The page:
Patients with communication disorders (speech, language, hearing, and cognitive-communication disorders) are a highly vulnerable population in healthcare. The prevalence of communication disorders is high among aging patients and in a number of settings including nursing homes, palliative care, and stroke units. Because of the communication barriers these patients face, they are at a higher risk for medical errors, poor health outcomes, low satisfaction with healthcare, and exclusion from shared decision-making and higher costs of care. One of the most significant barriers to care is that healthcare providers lack training in understanding the types and implications of different communication disorders, and the communication strategies that can be used to facilitate patient participation in healthcare. Many medical schools offer training in general patient-provider communication, but these programs do not address the unique communication needs of patients with communication disorders. The Joint Commission issued new guidelines in 2010 calling on healthcare facilities to ensure that all patients who are communicatively vulnerable, including those with communication disorders, be accommodated to have full access to healthcare. Existing research suggests that healthcare providers can benefit from training in how to communicate with patients with communication disorders, but this prior research is extremely scarce and limited to just two disorders - disregarding the broader range of disorders and specific strategies needed for each. This research team has developed a program to train healthcare providers how to recognize different types of communication disorders and use appropriate communication strategies with patients with communication disorders. In preliminary research, medical students completing the training have demonstrated gains in their knowledge of communication disorders as well as in self-ratings of competence and confidence for interacting with these patients. However, gains in theoretical knowledge do not necessarily translate into changes in skills and behaviors. In general patient-provider communication programs, students are often assessed with standardized patients to demonstrate new communication skills. However, protocols do not exist for training standardized patients to portray communication disorders. The purpose of this research is to build on existing foundations to 1) Develop protocols for training standardized patients to validly portray patients with speech and language disorders for the purposes of training and evaluating medical and nursing students for communicating with these patients;2) Begin validation of an outcomes measure to assess students'communication skills with patients with communication disorders;and 3) Evaluate the sensitivity of the new standardized patient protocols and outcomes measure to changes in the skills of medical and nursing students in response to the training program developed by this team in prior research. The resources generated by this grant will be available to other institutions wishing to implement similar training, and will be used in future research targeting additional healthcare disciplines and other delivery modalities for this training.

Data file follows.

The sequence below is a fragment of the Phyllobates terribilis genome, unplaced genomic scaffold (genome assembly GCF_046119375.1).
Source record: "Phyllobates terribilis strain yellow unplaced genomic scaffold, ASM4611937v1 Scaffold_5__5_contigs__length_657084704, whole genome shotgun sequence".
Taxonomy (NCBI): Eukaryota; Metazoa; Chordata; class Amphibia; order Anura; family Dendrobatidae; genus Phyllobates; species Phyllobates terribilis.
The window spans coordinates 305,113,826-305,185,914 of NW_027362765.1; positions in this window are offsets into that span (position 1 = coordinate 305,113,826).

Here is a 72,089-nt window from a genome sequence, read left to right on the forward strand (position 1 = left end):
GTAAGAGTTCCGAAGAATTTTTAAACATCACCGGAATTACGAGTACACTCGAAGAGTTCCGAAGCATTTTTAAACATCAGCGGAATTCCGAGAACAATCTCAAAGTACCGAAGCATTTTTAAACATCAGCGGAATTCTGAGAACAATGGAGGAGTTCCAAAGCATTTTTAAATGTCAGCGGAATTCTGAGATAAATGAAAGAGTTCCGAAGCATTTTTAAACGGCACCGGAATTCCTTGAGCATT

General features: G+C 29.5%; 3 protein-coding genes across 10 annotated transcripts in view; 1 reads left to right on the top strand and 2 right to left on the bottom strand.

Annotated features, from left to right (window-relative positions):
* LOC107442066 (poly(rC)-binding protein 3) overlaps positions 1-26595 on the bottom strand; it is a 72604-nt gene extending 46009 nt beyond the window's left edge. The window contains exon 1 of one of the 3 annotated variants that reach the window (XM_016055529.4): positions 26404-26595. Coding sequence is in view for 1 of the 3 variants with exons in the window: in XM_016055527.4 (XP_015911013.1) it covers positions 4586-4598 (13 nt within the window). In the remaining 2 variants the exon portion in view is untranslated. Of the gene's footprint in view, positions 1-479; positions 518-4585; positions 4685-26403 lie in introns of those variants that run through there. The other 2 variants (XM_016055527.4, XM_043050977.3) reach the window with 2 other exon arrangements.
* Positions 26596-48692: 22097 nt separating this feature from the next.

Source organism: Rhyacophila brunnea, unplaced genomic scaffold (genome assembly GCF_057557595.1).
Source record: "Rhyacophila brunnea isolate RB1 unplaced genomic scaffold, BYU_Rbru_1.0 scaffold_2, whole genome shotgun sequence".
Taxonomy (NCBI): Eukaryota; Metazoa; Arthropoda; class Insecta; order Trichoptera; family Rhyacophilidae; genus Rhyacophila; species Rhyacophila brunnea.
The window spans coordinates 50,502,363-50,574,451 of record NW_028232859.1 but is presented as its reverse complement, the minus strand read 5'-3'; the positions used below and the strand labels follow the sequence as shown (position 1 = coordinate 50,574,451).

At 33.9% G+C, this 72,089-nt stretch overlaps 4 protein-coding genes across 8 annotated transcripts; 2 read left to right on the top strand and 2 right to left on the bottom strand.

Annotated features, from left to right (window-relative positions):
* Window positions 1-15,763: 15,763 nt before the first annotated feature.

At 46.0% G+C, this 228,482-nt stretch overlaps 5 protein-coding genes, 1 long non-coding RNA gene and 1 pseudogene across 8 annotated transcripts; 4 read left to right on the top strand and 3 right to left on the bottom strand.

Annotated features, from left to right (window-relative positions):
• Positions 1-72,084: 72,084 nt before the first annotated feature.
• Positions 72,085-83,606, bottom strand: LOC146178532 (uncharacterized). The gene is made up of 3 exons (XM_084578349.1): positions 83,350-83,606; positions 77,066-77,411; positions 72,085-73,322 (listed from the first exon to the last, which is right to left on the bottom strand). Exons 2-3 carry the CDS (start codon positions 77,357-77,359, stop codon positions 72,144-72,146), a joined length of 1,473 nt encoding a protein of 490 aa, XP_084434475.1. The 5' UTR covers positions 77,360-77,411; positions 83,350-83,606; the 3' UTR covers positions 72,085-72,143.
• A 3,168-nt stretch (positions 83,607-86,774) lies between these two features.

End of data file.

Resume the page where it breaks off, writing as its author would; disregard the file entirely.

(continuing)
Public Health Relevance

People with communication disorders (speech, language, and hearing disorders) are a vulnerable population in healthcare because their problems communicating place them at higher risk for medical errors, poor health outcomes, lower satisfaction with healthcare, exclusion from shared decision-making, and higher healthcare costs. Training doctors, nurses and other healthcare providers how to communicate effectively with patients with different communication disorders could significantly improve the efficiency and quality of care for these patients who are increasingly prevalent among aging populations and in nursing homes, palliative care, stroke units, and other healthcare settings. This research program builds on prior research to develop and test new protocols for using standardized patients as part of a program to train medical and nursing students how to implement effective patient-provider communication with patients with communication disorders.

National Institute of Health (NIH)
National Institute on Deafness and Other Communication Disorders (NIDCD)
Small Research Grants (R03)
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Dissemination and Implementation Research in Health Study Section (DIRH)
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Shekim, Lana O
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University of Washington
Physical Medicine & Rehab
Schools of Medicine
United States
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